Base Metal Miners Climb Back

Source:

"The climb back of both the metal and the miners validates a theme mining analysts have struck this year: to choose base over bulk mining equities, at least as performing better relatively speaking."

Copper

Early this year copper prices dropped hard and fast. They went from about $3/lb to, briefly, under $2.50/lb in late January. Asian traders took a sudden bearish view of copper on the back of routs in oil and iron ore and drove the price down.

With the crashing copper price so went the miners, no surprise here. Mining equities with key copper operations tumbled heavily. The likes of Lundin Mining and Hudbay lost a quarter or so of their share price over the course of a few days back in mid-January. As noted back then, the copper rout seemed overdone. In contrast to iron ore, copper did not (and does not) suffer the same bearish outlook of a pervasive and sizeable long-term oversupply.

Come back

So it hasn't been hugely surprising to see copper prices regain lost territory over the past couple months. Indeed, spot copper back to where it started the year. In recent days it has traded near $2.90/lb for the first time since January. Copper's claw back has largely undone the damage inflicted earlier in the year to most base metal miners. A round-up of intermediate/major miners with important copper operations (but not iron ore) highlights the climb back.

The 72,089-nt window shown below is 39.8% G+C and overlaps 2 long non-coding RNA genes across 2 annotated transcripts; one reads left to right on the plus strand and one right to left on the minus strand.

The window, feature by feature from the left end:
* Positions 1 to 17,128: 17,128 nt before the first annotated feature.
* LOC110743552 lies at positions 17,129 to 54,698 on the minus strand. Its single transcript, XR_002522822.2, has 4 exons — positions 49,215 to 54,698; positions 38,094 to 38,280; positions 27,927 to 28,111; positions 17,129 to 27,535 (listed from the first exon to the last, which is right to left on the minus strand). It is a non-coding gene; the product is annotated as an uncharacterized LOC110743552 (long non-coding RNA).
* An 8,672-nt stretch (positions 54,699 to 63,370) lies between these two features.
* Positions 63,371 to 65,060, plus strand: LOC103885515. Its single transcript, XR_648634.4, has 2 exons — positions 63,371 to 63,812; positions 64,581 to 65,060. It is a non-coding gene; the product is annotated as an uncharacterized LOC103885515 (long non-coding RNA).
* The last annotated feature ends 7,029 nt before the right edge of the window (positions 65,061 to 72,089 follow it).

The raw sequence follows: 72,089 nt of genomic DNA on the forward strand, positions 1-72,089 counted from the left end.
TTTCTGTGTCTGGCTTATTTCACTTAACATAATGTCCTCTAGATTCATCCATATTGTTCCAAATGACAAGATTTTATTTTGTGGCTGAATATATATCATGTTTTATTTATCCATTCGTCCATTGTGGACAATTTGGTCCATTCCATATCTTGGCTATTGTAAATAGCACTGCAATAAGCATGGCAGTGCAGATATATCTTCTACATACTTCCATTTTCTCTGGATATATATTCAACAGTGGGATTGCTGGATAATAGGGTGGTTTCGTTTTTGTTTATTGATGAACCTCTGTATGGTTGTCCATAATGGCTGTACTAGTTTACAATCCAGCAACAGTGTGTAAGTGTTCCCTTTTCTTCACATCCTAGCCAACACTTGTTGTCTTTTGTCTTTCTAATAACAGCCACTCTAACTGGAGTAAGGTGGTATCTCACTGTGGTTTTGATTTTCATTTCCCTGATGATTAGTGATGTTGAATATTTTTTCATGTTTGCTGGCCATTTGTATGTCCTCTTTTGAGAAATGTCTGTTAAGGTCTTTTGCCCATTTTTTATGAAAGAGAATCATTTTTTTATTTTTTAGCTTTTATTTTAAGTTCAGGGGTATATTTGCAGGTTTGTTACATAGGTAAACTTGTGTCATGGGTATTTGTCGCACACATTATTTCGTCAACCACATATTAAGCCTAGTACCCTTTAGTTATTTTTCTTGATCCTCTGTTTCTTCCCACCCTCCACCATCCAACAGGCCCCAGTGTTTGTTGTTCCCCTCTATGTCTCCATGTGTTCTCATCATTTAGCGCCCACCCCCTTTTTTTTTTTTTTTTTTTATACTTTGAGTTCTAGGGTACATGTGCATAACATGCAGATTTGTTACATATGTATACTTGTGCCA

Here's a look at a closing prices for a smattering of copper miners January 2 (when copper was doing ok), January 15 (when copper really wasn't doing ok), and then May 1 (by which point copper had put in its 2015 come back):

Glencore: 285.30/231.05/312.65
Teck Resources: C$16.13/C$13.56/C$18.92
Hudbay: C$10.60/C$8.08/C$12.51
Lundin Mining: C$5.83/C$4.14/C$6.30
Nevsun Resources: C$3.88/C$3.46/C$4.00

Base over bulks

The climb back of both the metal and the miners validates a theme mining analysts have struck this year: to choose base over bulk mining equities, at least as performing better relatively speaking. The underlying argument here is that the supply picture in bulks like iron ore looks really challenging. Much more iron ore is set to come to market than, it's assumed, is needed. Yet no such challenging view exists for the likes of copper, or other base metals like zinc. Given this it wouldn't be all that surprising to see iron ore prices—and equities with lots of exposure to iron ore—flounder in the months (and possibly years) to come. Meantime, base metals—and the base metal miners—could hold their own.

Kip Keen
Mineweb

Get Our Streetwise Reports Newsletter Free

A valid email address is required to subscribe